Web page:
Nine Lives artist Lisa Anne Auerbach shares her reflections on Los Angeles, art-making and commuting by bicycle in this weekly blog.
Monday, April 6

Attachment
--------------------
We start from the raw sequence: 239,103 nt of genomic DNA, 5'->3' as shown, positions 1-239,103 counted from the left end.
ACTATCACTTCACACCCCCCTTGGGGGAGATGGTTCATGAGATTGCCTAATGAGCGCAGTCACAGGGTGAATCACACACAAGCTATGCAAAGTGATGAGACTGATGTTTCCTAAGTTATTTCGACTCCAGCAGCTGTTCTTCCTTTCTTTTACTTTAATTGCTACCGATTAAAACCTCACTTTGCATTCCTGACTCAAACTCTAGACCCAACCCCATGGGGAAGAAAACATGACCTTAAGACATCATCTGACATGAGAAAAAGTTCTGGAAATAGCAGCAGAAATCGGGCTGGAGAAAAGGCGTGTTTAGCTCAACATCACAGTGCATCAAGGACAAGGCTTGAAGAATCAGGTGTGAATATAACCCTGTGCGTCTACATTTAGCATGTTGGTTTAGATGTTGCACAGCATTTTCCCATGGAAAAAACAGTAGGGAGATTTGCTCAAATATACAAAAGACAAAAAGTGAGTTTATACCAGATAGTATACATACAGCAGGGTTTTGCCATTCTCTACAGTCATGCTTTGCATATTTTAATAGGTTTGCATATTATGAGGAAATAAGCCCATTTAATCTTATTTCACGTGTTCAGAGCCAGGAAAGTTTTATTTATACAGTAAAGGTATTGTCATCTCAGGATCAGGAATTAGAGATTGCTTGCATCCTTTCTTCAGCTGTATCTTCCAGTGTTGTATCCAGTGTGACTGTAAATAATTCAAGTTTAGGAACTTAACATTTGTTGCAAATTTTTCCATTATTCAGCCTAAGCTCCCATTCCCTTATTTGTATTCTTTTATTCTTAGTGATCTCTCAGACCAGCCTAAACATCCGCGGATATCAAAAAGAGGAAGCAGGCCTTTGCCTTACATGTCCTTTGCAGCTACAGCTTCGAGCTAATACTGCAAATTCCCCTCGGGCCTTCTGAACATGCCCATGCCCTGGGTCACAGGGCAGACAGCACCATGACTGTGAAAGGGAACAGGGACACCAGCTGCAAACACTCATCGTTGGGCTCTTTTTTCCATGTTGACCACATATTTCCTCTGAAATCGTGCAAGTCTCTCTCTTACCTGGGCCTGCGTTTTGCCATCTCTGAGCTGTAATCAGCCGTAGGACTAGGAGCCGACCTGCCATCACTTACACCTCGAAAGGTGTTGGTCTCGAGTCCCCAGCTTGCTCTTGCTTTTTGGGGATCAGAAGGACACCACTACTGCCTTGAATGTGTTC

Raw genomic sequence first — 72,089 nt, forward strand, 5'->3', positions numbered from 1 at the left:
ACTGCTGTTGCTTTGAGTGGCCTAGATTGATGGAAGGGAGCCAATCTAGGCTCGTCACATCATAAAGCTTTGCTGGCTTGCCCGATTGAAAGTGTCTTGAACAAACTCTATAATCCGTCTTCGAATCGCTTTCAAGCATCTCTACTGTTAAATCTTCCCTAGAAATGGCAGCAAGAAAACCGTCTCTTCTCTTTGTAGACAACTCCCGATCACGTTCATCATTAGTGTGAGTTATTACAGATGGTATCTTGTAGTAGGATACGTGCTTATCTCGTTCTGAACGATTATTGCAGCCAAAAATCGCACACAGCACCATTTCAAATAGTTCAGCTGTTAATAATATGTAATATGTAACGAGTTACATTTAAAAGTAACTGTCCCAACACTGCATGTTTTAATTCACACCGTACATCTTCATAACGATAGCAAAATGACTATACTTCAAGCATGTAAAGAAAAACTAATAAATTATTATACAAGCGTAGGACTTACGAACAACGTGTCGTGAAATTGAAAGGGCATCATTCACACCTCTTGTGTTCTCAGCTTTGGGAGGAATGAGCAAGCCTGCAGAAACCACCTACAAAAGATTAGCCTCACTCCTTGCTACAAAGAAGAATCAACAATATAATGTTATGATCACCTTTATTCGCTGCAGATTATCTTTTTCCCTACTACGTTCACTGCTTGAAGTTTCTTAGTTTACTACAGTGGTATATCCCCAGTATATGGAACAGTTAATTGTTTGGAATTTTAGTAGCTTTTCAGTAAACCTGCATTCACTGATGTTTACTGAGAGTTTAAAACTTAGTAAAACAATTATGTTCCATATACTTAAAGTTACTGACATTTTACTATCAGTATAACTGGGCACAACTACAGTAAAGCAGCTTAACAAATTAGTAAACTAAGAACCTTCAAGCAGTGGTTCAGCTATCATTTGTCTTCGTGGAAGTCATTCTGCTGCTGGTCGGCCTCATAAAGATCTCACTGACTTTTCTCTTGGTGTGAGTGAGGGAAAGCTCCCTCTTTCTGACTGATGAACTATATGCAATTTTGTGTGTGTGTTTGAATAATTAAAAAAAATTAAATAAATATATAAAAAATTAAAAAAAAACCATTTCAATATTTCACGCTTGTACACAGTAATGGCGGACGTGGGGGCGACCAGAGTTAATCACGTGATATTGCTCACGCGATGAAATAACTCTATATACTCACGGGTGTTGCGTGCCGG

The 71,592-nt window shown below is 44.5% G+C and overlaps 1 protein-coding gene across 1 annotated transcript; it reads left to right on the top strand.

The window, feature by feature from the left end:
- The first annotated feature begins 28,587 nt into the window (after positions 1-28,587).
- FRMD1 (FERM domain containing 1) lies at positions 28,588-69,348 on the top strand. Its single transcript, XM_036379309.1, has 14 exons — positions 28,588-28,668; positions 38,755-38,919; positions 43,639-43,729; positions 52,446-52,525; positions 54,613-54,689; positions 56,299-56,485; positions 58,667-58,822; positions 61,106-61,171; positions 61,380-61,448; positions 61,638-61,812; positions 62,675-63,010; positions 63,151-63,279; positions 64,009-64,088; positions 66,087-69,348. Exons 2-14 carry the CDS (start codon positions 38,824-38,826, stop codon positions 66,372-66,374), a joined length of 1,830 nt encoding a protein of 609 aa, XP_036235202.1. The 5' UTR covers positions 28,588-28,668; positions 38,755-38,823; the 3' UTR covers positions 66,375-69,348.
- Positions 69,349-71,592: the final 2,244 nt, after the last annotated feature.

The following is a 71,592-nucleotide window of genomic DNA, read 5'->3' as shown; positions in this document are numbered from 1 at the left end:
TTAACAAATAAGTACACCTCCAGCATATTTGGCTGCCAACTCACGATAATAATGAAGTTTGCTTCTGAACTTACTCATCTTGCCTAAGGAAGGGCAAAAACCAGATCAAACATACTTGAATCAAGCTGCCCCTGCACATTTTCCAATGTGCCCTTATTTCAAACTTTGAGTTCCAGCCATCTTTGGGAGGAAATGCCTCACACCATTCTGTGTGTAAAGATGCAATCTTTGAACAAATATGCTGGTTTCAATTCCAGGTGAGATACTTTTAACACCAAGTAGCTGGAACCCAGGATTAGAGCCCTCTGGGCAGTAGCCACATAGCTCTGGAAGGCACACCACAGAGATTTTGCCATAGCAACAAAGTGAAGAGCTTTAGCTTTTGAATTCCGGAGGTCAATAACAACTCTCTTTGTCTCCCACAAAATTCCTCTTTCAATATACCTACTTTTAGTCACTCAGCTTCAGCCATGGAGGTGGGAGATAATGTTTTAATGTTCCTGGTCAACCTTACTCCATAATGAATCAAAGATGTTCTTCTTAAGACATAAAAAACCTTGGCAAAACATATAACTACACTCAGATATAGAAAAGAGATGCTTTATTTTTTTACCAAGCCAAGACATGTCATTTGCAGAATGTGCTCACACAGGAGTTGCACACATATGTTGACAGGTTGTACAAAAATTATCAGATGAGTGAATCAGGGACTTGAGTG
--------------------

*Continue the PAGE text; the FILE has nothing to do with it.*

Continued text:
I put seeds in dirt back in February and have been keeping them under the grow-lights since then and today I put a few in pots. I'm growing Prudence Purple, San Marzano, Arkansas Traveler and Ceylon tomatoes. Also some hot peppers, basil, and some flowers. I always feel like I'm doing something illegal when I turn on the grow-lights. Sometimes we shop for organic fertilizer or bug killer at the hydroponic supply shop not too far from here. Their displays feature mostly tomatoes, but I don't think that's the crop most of their customers are growing. That they have the best selection of natural and organic products makes sense, and I like shopping at an independent retailer. Our very local store down the way has some growers working at the counter too, though not such a fabulous selection of arcane organic stuff. I remember one time going in and being so impressed with the young man who was working behind the counter. He had such a delicate sensibility for gardening and we talked a bit about his greenhouse and his organic fertilizer habits. It wasn't until he suggested I buy some product that helps your plants form bigger buds that I understood that he was not growing lavender. In times of "economic crisis" I'm curious to see if the cash crops of urban gardeners expand. In the second place I lived after I moved to Los Angeles, back in 1992, my landlord was a farmer. My bathroom looked out over the garden and there were times of the year the reek was so strong it would invade my apartment. Sometimes it wafted out to the street. It was an idyllic place to call home, but eventually they sold the place and moved to New Mexico.